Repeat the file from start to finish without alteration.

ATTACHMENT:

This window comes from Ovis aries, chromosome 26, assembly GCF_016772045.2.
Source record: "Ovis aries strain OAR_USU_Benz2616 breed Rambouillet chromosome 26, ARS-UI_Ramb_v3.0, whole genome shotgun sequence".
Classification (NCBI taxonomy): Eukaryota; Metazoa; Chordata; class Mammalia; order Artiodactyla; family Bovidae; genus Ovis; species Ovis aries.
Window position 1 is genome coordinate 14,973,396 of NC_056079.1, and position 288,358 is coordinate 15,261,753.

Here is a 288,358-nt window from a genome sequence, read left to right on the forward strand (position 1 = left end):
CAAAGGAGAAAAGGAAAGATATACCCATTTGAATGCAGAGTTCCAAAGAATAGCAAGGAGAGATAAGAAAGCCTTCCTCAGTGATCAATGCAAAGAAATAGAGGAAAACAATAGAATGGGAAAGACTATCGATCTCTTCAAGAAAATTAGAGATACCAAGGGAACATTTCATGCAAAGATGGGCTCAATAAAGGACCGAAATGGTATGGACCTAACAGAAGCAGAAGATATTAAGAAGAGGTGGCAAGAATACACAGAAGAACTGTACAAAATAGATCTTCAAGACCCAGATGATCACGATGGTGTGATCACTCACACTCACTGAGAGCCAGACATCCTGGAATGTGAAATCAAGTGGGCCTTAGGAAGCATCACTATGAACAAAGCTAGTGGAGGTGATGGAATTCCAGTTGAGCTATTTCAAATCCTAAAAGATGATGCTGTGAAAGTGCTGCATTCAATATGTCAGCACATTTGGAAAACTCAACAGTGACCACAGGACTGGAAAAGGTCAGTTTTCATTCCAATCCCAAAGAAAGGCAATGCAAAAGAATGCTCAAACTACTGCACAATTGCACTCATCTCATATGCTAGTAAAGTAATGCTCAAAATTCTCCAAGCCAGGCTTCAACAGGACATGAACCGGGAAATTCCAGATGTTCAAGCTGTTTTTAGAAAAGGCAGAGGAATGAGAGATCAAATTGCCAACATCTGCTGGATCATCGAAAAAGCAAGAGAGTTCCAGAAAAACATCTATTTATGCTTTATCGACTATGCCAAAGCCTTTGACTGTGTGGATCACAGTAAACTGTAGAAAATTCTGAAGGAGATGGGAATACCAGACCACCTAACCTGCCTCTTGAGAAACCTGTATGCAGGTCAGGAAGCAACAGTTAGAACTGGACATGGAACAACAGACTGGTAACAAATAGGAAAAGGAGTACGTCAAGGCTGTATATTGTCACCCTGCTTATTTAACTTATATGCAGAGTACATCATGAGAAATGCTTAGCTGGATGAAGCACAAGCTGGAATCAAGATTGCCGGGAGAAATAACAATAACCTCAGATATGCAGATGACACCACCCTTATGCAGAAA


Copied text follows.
This window comes from Ovis aries, chromosome 26, assembly GCF_016772045.2.
Source record: "Ovis aries strain OAR_USU_Benz2616 breed Rambouillet chromosome 26, ARS-UI_Ramb_v3.0, whole genome shotgun sequence".
Classification (NCBI taxonomy): Eukaryota; Metazoa; Chordata; class Mammalia; order Artiodactyla; family Bovidae; genus Ovis; species Ovis aries.
Window position 1 is genome coordinate 14,973,396 of NC_056079.1, and position 288,358 is coordinate 15,261,753.

Here is a 288,358-nt window from a genome sequence, read left to right on the forward strand (position 1 = left end):
CAAAGGAGAAAAGGAAAGATATACCCATTTGAATGCAGAGTTCCAAAGAATAGCAAGGAGAGATAAGAAAGCCTTCCTCAGTGATCAATGCAAAGAAATAGAGGAAAACAATAGAATGGGAAAGACTATCGATCTCTTCAAGAAAATTAGAGATACCAAGGGAACATTTCATGCAAAGATGGGCTCAATAAAGGACCGAAATGGTATGGACCTAACAGAAGCAGAAGATATTAAGAAGAGGTGGCAAGAATACACAGAAGAACTGTACAAAATAGATCTTCAAGACCCAGATGATCACGATGGTGTGATCACTCACACTCACTGAGAGCCAGACATCCTGGAATGTGAAATCAAGTGGGCCTTAGGAAGCATCACTATGAACAAAGCTAGTGGAGGTGATGGAATTCCAGTTGAGCTATTTCAAATCCTAAAAGATGATGCTGTGAAAGTGCTGCATTCAATATGTCAGCACATTTGGAAAACTCAACAGTGACCACAGGACTGGAAAAGGTCAGTTTTCATTCCAATCCCAAAGAAAGGCAATGCAAAAGAATGCTCAAACTACTGCACAATTGCACTCATCTCATATGCTAGTAAAGTAATGCTCAAAATTCTCCAAGCCAGGCTTCAACAGGACATGAACCGGGAAATTCCAGATGTTCAAGCTGTTTTTAGAAAAGGCAGAGGAATGAGAGATCAAATTGCCAACATCTGCTGGATCATCGAAAAAGCAAGAGAGTTCCAGAAAAACATCTATTTATGCTTTATCGACTATGCCAAAGCCTTTGACTGTGTGGATCACAGTAAACTGTAGAAAATTCTGAAGGAGATGGGAATACCAGACCACCTAACCTGCCTCTTGAGAAACCTGTATGCAGGTCAGGAAGCAACAGTTAGAACTGGACATGGAACAACAGACTGGTAACAAATAGGAAAAGGAGTACGTCAAGGCTGTATATTGTCACCCTGCTTATTTAACTTATATGCAGAGTACATCATGAGAAATGCTTAGCTGGATGAAGCACAAGCTGGAATCAAGATTGCCGGGAGAAATAACAATAACCTCAGATATGCAGATGACACCACCCTTATGCAGAAA